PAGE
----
RELATED: "Preacher" Creator Ennis, Showrunner Catlin Talk AMC's Daring Adaptation

On whether AMC has placed any restrictions on the show's content, and how much of the book's over-the-top violence will make it on television:

Everyone keeps asking when is AMC gonna tell us, "Stop doing that." They just haven't done it. They've really just, they want to do "Preacher." They knew what they were getting into and I think a lot of these people forget, a lot of these people that work at these networks, they're "Preacher" fans, they're comic book fans, they're interested, a lot of these people, they want to see "Preacher" on TV. They don't want to see "Preacher," it's the PG-13 version on Sunday nights. We're all committed, and Seth and Evan and myself, we want to do "Preacher." We want to pull no punches just like Garth and see what we can get away with. And so far they've been letting us get away with pretty much everything.

In the second half of the conversation, Catlin talks about finding an actor to play Jesse Custer, the traits the character possess, and how they've found the show across the course of making Season One. Plus, he comments on whether readers will see some of their favorite shots recreated on TV.

On whether any actors were scared off by the book's content:

I think actors, when they see a character like Jesse Custer and all the different things he gets to do and the sort of power and the rage and the strength -- he's also got that sort of old fashioned movie star quality, you know? I think actors would be excited to play a role like this. I mean, I'm sure some of them weren't, but I don't care what the other ones think because we got Dominic. And I agree with you, I think he's fantastic.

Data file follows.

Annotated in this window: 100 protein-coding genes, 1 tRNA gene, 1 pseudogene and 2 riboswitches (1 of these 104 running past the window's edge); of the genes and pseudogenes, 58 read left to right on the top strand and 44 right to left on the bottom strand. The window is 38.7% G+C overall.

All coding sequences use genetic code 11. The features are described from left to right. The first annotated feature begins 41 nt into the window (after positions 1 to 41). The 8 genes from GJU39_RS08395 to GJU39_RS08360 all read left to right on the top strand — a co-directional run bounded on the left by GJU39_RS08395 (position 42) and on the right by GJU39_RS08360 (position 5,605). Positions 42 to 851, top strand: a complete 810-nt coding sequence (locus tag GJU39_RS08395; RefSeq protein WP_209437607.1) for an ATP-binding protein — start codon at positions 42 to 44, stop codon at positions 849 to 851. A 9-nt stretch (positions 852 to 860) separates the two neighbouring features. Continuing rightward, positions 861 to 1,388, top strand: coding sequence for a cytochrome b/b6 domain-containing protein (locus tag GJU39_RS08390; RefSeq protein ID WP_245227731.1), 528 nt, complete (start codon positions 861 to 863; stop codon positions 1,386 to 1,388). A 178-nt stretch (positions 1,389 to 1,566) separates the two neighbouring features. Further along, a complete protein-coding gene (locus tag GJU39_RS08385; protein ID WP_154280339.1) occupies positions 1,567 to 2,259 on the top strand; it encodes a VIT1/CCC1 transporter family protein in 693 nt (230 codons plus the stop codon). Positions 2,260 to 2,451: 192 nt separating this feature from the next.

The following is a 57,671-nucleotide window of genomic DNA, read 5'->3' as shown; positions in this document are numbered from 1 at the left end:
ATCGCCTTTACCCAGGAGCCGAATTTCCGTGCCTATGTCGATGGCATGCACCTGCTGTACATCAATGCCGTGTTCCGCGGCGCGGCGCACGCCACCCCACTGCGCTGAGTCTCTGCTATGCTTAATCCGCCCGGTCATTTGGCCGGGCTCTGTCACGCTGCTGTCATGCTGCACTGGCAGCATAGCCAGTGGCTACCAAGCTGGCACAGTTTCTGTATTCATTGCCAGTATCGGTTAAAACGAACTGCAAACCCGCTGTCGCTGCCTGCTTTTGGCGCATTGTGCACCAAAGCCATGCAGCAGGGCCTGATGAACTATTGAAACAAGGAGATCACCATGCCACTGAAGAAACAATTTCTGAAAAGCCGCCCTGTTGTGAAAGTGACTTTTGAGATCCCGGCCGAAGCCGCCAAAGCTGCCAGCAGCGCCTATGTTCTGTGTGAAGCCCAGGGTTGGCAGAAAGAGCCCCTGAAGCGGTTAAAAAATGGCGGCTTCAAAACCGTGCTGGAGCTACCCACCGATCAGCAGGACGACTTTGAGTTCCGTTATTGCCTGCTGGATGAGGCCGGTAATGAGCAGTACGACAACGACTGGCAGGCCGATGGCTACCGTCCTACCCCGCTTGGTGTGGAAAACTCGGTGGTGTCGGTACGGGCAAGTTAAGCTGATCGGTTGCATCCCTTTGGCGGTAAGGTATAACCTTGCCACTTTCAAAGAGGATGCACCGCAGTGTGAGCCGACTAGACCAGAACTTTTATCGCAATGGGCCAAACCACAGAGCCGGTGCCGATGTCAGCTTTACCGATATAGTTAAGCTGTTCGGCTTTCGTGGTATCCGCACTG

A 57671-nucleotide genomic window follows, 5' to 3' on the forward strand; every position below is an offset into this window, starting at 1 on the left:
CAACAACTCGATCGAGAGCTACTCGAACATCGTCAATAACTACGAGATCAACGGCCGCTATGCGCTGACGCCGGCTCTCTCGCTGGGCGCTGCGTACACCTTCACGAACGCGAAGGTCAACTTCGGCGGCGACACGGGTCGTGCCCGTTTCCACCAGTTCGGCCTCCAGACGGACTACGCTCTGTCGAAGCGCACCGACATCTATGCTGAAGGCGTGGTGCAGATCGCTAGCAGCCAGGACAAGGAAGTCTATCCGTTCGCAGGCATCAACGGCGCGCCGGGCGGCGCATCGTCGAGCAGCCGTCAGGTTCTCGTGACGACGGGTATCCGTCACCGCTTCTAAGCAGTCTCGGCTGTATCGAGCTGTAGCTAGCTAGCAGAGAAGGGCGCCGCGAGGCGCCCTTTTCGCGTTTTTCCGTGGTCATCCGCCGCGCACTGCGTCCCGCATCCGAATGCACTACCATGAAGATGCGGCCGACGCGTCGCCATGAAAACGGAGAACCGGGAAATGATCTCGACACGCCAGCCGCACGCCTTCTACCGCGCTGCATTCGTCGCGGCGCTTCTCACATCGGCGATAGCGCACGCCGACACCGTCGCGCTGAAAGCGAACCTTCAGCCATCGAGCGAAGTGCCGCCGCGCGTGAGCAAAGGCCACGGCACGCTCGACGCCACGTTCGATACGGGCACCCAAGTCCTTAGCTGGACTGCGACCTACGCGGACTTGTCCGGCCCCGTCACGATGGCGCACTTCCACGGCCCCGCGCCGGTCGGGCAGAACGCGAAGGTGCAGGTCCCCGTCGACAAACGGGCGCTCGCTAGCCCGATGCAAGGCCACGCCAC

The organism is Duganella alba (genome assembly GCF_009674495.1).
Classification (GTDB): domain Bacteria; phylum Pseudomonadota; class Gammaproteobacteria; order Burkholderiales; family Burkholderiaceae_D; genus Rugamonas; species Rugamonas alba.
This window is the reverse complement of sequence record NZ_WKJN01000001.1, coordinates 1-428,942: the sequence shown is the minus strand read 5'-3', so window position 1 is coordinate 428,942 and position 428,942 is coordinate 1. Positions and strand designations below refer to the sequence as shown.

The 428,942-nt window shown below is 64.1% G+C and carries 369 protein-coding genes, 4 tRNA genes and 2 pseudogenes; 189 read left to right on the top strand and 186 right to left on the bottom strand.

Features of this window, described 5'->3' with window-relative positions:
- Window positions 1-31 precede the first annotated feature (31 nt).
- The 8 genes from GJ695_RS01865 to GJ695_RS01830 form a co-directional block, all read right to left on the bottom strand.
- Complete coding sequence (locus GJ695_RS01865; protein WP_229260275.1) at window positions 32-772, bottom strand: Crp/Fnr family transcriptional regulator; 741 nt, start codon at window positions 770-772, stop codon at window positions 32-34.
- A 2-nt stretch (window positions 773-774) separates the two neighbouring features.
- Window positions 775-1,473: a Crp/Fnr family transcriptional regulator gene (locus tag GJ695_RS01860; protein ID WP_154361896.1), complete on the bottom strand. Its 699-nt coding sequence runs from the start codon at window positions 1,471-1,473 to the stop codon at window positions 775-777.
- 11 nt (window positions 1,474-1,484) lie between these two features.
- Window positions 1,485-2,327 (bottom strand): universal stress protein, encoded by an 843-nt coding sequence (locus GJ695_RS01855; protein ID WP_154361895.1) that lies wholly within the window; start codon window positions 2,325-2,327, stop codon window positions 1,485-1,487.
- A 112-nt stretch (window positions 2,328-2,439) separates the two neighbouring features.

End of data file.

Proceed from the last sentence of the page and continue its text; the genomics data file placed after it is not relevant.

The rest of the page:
On the biggest surprises since the show went into production:

I would say the thing that we've all had to learn in terms of tone -- I don't know if it's a surprise -- I think when we first approached the show it was like, "It's such a crazy world, anything can happen, all this crazy stuff is happening." I think we had a sense that the acting style had to be sort of heightened. And I think what we've all begun to discover, really since the pilot, is that the more people act like, "There's just vampires in this world." "Oh, there's angels." The more people are sort of just like regular people in this world, the more it has this effect of making the world bigger instead of smaller.

The first year of any show you're always trying to find your way, but the first year of a show like "Preacher" it's even more like from design to the actors to the directors to the writers, just figuring out, "Is that too funny? Is that too violent?" I don't mean like is that inappropriately violent, I just mean like if you go that violent right there, can you really come back for this nice little romantic moment in the next moment. Sort of calibrating all those moods that all happen within the space of a scene sometimes.

On whether there are any of Steve Dillon's iconic visuals from the comics that will be exactly replicated on TV:

There's so much great artwork and paneling that we're definitely -- we have a bunch of them on our wall which is like, "We gotta get to that shot. We gotta do that shot."